Why more QE would be wrong for UK

Allister Heath
IT is not looking good for the global economy, with manufacturing output slowing or contracting in most countries, including Britain. There is growing talk that the Bank of England could launch a fresh round of quantitative easing as early next week. If so, that would be a mistake. The British economy faces many challenges but it doesn’t need another boost to the money supply.

The Bank of England’s favourite measure of the amount of money circulating in the economy registered a 0.6 per cent rise last month, pushing annual growth to 2.2 per cent – the fastest since December. Of course, this remains feeble – and the quantity of money is falling after accounting for inflation of 5 per cent. As Simon Ward of Henderson, the fount of all wisdom on monetary data, points out, the quantity of money grew by 6.3 per cent annualised between 1998-2003 in the pre-bubble years; usually, that would be the kind of growth that would seem sensible and conducive to decent economic growth but lowish inflation. But what counts is not just the amount of money available (to buy goods or services or to invest in assets) – the rate at which money moves about from person to person and firm to firm matters just as much.

This – economists call it the velocity of money – has gone up significantly, compensating for the weak growth in the money supply. Velocity is rising because interest rates are so low and inflation so high that savers and companies don’t want to accumulate cash in bank accounts. In any case, Henderson’s broader measure of liquidity confirms that more QE is not needed. The total value of money as usually defined (cash and bank accounts) as well as Treasury bills, National Savings instruments, foreign currency bank deposits and other similar products grew by a healthy annual 4.5 per cent in July.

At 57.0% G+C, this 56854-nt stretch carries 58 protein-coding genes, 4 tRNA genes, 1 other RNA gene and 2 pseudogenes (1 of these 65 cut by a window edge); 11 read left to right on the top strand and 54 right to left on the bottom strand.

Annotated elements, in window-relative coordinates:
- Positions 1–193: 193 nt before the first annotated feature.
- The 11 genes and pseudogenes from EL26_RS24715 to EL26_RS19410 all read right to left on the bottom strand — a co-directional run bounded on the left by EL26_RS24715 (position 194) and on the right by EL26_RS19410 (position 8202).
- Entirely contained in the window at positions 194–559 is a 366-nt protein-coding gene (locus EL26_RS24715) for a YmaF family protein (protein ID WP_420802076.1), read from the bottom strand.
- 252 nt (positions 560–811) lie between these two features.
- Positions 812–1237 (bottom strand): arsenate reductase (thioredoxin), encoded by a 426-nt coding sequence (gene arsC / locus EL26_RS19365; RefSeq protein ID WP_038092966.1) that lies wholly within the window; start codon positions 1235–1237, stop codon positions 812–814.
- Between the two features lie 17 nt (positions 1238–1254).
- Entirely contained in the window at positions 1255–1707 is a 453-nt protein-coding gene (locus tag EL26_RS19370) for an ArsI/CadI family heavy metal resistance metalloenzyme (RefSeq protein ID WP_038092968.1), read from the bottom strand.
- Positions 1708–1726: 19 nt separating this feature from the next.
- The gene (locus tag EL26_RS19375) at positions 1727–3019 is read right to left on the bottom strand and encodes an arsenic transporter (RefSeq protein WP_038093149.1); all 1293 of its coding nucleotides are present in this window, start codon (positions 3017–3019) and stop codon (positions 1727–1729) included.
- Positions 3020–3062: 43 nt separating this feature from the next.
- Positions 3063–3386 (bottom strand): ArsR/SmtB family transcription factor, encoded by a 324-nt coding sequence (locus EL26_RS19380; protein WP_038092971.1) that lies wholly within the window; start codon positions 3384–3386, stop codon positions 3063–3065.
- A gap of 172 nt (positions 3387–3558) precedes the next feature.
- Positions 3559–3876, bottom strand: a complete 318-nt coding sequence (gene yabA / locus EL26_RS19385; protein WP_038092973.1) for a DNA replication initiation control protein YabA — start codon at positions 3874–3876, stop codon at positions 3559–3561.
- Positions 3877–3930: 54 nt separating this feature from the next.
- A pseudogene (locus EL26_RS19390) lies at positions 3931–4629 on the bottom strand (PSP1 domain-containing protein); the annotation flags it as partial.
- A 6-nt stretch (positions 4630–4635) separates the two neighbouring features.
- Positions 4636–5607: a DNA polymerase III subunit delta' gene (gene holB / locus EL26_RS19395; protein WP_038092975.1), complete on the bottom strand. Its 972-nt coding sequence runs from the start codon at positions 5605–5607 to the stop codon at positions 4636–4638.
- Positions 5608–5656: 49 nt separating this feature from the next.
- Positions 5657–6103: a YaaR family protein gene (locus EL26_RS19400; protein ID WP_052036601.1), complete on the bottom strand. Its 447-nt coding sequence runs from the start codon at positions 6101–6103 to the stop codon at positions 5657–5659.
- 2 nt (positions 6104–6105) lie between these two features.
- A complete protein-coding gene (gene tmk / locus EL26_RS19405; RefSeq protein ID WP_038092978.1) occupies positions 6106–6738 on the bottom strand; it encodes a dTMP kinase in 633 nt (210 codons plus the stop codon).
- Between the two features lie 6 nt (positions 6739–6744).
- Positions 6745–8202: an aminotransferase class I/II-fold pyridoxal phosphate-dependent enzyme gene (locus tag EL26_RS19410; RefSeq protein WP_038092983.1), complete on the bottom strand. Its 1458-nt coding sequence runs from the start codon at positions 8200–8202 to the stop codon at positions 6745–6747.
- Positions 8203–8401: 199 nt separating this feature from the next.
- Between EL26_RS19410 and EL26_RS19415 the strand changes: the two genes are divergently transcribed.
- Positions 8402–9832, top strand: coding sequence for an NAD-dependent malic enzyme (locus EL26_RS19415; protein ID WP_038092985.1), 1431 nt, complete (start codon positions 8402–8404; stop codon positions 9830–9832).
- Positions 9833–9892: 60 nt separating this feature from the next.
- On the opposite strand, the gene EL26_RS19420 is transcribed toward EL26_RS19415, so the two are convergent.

One could even plausibly argue that current rates of monetary expansion are too high to ensure the two per cent inflation target is met, at least until the Bank raises interest rates, thereby making deposits more attractive and slowing the rise in velocity. The other big worry about more QE is that it would merely force down gilt yields to even more ridiculous levels, wrongly suggesting that the cost of borrowing will remain at zero for ever. More QE would push sterling even lower; in the absence of much demand from the Eurozone for UK exports, the effect would be felt via higher import prices and higher inflation. Excess liquidity could also seep out of the UK and end up fuelling global commodity and food prices.

The UK economy faces lots of problems, none of which are due to a lack of liquidity: inflation at 5 per cent on the retail price index is slashing take-home pay and hitting demand, including for manufactured goods. Low interest rates are helping those with lots of floating rate debt but are hammering savers, whose income has been slashed. Companies are worried due to fiscal, monetary and Eurozone uncertainties. They are also facing ever-higher regulatory costs. Elevated levels of public spending, sky-high marginal tax rates and an exploding national debt are all slowing activity. Demand for UK exports is weak. While still no disaster, it is not a pretty picture. Rather than another massive dose of pump-priming, what the UK really needs is lower inflation, a supply-side revolution – and above all a really big dollop of good luck.

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